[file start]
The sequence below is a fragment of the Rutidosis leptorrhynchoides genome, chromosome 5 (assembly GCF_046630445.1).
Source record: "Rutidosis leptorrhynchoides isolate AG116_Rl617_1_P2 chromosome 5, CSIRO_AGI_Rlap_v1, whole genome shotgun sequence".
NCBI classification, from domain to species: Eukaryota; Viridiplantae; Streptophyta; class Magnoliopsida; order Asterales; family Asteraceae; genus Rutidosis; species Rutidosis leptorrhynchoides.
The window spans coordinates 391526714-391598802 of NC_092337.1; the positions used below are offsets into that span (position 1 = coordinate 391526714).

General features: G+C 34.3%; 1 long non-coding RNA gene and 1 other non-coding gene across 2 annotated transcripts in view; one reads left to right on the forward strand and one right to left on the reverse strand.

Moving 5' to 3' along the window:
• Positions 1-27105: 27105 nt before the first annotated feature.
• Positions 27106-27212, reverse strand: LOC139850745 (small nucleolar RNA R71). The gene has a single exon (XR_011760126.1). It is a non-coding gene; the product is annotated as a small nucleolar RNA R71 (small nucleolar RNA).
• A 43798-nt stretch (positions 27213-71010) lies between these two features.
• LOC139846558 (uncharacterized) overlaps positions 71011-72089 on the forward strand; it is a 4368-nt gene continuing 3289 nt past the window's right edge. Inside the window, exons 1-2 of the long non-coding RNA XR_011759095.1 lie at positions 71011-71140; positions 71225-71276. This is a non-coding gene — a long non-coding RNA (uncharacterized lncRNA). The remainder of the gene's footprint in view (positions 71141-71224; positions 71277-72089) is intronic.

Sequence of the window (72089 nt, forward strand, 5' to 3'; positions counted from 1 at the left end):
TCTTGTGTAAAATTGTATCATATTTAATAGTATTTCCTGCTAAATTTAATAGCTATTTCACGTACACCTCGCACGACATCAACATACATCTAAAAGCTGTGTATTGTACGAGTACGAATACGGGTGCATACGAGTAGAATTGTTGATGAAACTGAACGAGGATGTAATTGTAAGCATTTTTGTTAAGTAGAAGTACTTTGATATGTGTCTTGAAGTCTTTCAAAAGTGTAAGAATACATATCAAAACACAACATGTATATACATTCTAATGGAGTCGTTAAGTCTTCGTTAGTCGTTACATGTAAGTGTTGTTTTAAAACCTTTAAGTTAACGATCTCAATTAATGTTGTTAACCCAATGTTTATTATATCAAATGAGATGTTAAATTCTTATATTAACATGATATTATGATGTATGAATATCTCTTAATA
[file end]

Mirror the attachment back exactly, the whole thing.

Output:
The sequence below is a fragment of the Rutidosis leptorrhynchoides genome, chromosome 5 (assembly GCF_046630445.1).
Source record: "Rutidosis leptorrhynchoides isolate AG116_Rl617_1_P2 chromosome 5, CSIRO_AGI_Rlap_v1, whole genome shotgun sequence".
NCBI classification, from domain to species: Eukaryota; Viridiplantae; Streptophyta; class Magnoliopsida; order Asterales; family Asteraceae; genus Rutidosis; species Rutidosis leptorrhynchoides.
The window spans coordinates 391526714-391598802 of NC_092337.1; the positions used below are offsets into that span (position 1 = coordinate 391526714).

General features: G+C 34.3%; 1 long non-coding RNA gene and 1 other non-coding gene across 2 annotated transcripts in view; one reads left to right on the forward strand and one right to left on the reverse strand.

Moving 5' to 3' along the window:
• Positions 1-27105: 27105 nt before the first annotated feature.
• Positions 27106-27212, reverse strand: LOC139850745 (small nucleolar RNA R71). The gene has a single exon (XR_011760126.1). It is a non-coding gene; the product is annotated as a small nucleolar RNA R71 (small nucleolar RNA).
• A 43798-nt stretch (positions 27213-71010) lies between these two features.
• LOC139846558 (uncharacterized) overlaps positions 71011-72089 on the forward strand; it is a 4368-nt gene continuing 3289 nt past the window's right edge. Inside the window, exons 1-2 of the long non-coding RNA XR_011759095.1 lie at positions 71011-71140; positions 71225-71276. This is a non-coding gene — a long non-coding RNA (uncharacterized lncRNA). The remainder of the gene's footprint in view (positions 71141-71224; positions 71277-72089) is intronic.

Sequence of the window (72089 nt, forward strand, 5' to 3'; positions counted from 1 at the left end):
TCTTGTGTAAAATTGTATCATATTTAATAGTATTTCCTGCTAAATTTAATAGCTATTTCACGTACACCTCGCACGACATCAACATACATCTAAAAGCTGTGTATTGTACGAGTACGAATACGGGTGCATACGAGTAGAATTGTTGATGAAACTGAACGAGGATGTAATTGTAAGCATTTTTGTTAAGTAGAAGTACTTTGATATGTGTCTTGAAGTCTTTCAAAAGTGTAAGAATACATATCAAAACACAACATGTATATACATTCTAATGGAGTCGTTAAGTCTTCGTTAGTCGTTACATGTAAGTGTTGTTTTAAAACCTTTAAGTTAACGATCTCAATTAATGTTGTTAACCCAATGTTTATTATATCAAATGAGATGTTAAATTCTTATATTAACATGATATTATGATGTATGAATATCTCTTAATA